122. Fordham (8th in Atlantic 10)
123. UNC Greensboro (2nd in Southern)
124. Georgetown (10th in Big East)
125. Toledo (3rd in MAC)

Colgate will continue to be a dangerous mid-major thanks to Langel’s offense.

Jake Crandall/The Montgomery Advertiser/USA TODAY Network

Princeton (No. 103) lost its top two scorers from last season’s magical Sweet 16 run. But given the Tigers lost three starters before the 2022–23 season, it’d be foolish to count them out in the Ivy race this season. Another dangerous mid-major is Colgate (No. 105), which has reached four straight NCAA tournaments thanks to one of the nation’s most beautiful offenses, led by coach Matt Langel.

Northern Iowa (No. 111) is coming off its worst season under longtime head coach Ben Jacobson. Star guard Bowen Born’s return should help the Panthers avoid consecutive sub-.500 seasons. Nebraska (No. 115) is looking to build on last season’s strong finish, which saw the Cornhuskers win six of eight to close Big Ten play. And South Florida (No. 117) should be intriguing after hiring away Amir Abdur-Rahim from Kennesaw State, where he pulled off a remarkable rebuilding job. Georgetown (No. 124) will also be worth watching as it restarts after the disastrous Patrick Ewing era with a proven winner in Ed Cooley. Patience will be necessary early, but Illinois transfer Jayden Epps should be in for a big year.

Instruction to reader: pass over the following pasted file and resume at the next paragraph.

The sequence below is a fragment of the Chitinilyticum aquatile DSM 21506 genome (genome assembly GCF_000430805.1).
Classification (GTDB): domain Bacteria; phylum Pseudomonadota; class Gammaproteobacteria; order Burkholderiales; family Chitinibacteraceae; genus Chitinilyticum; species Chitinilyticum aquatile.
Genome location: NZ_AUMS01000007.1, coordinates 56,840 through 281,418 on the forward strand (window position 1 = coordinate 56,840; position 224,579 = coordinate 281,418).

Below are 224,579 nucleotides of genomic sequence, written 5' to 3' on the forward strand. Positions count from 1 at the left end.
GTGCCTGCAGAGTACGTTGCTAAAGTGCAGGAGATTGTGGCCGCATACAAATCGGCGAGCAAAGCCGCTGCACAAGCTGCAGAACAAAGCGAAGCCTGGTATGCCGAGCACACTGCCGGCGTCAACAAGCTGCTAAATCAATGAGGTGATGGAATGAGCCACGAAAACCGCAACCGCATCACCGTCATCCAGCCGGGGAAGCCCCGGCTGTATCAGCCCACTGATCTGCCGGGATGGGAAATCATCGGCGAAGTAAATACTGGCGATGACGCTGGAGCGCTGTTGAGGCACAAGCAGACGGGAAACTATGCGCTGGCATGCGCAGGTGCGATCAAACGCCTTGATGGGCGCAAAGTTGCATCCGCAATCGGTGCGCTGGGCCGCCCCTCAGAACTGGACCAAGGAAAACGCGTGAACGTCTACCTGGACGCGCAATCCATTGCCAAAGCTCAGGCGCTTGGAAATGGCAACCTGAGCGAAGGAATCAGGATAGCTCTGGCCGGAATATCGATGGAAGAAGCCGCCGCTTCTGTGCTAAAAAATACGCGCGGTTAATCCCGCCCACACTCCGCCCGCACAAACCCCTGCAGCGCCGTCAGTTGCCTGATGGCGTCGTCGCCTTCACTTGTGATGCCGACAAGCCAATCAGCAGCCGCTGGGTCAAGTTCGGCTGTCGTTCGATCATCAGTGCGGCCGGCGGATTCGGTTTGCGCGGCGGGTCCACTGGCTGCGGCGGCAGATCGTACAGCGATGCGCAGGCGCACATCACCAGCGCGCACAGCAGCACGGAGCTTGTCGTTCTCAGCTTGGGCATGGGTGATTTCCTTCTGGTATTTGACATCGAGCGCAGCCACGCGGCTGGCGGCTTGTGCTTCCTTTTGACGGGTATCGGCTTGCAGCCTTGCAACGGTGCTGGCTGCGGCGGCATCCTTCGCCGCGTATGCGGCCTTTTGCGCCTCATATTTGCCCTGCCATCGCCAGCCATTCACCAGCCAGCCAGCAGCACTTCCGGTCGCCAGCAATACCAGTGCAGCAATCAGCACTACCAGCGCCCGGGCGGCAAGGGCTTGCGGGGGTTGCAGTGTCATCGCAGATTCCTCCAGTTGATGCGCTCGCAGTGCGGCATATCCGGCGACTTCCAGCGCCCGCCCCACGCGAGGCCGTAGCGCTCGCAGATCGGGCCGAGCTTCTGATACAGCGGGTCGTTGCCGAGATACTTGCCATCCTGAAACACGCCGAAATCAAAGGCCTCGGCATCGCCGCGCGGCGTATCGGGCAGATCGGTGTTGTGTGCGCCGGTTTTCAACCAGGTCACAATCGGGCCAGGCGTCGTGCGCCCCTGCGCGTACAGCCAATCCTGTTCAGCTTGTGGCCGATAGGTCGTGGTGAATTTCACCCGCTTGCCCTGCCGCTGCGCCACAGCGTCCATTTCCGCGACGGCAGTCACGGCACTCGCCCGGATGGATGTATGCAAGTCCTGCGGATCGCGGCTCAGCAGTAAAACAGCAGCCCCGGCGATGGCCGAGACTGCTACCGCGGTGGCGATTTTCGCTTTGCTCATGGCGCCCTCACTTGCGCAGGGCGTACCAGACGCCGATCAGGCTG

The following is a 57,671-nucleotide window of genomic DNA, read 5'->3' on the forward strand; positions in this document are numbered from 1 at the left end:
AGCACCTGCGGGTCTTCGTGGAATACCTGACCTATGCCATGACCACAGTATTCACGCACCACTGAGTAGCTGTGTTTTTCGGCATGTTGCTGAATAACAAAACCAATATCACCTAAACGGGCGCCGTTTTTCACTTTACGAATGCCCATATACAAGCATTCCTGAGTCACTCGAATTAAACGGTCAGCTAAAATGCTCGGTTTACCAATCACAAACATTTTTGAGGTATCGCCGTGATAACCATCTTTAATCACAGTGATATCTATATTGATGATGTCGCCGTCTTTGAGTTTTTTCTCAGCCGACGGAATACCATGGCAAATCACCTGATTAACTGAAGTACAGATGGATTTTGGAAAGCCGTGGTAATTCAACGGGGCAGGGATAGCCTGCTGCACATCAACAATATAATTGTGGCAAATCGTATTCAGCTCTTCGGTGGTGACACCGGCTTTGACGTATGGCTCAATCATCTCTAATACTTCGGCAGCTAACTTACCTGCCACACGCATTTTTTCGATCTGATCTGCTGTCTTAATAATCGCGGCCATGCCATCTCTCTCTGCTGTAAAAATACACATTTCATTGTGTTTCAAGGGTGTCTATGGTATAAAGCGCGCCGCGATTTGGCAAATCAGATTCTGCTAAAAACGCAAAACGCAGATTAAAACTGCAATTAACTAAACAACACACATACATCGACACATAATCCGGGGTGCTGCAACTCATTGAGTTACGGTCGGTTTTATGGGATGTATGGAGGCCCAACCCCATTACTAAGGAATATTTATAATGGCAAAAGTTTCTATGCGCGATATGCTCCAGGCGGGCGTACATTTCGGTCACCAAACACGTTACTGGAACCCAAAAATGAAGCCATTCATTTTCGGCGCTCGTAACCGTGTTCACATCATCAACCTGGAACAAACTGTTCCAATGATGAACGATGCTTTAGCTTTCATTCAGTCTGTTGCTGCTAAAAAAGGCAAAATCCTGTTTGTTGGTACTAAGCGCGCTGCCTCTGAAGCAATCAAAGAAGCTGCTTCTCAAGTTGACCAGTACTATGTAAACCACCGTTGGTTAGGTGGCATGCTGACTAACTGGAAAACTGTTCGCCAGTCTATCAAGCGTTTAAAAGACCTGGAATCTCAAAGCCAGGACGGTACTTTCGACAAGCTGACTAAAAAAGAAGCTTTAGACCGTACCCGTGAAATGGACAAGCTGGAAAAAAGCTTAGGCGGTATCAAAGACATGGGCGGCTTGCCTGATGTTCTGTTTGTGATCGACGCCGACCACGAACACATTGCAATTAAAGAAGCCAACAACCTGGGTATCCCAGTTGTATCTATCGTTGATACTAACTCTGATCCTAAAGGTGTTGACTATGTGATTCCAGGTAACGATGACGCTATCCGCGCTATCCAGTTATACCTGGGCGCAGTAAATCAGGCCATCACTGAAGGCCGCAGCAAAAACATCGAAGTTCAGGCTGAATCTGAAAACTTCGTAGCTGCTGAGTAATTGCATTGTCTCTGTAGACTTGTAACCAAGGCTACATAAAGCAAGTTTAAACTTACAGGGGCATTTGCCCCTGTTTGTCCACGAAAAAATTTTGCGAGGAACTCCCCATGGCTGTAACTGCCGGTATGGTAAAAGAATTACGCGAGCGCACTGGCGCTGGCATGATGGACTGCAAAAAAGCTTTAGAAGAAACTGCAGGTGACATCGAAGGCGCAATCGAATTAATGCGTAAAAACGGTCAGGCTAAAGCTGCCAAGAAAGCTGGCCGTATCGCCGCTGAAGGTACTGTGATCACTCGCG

126. Weber State (1st in Big Sky)
127. South Dakota State (1st in Summit)
128. Indiana State (4th in Missouri Valley)
129. Hofstra (3rd in CAA)
130. Appalachian State (2nd in Sun Belt)
131. Seattle (3rd in WAC)
132. George Mason (9th in Atlantic 10)
133. Ohio (4th in MAC)
134. Wright State (1st in Horizon)
135. Belmont (5th in Missouri Valley)
136. South Alabama (3rd in Sun Belt)
137. Wyoming (8th in Mountain West)
138. Old Dominion (4th in Sun Belt)
139. Louisville (14th in ACC)
140. UMass Lowell (2nd in America East)
141. UC Davis (5th in Big West)
142. Samford (3rd in Southern)
143. Lipscomb (2nd in Atlantic Sun)
144. Minnesota (14th in Big Ten)
145. Louisiana Tech (2nd in C-USA)
146. Portland (6th in WCC)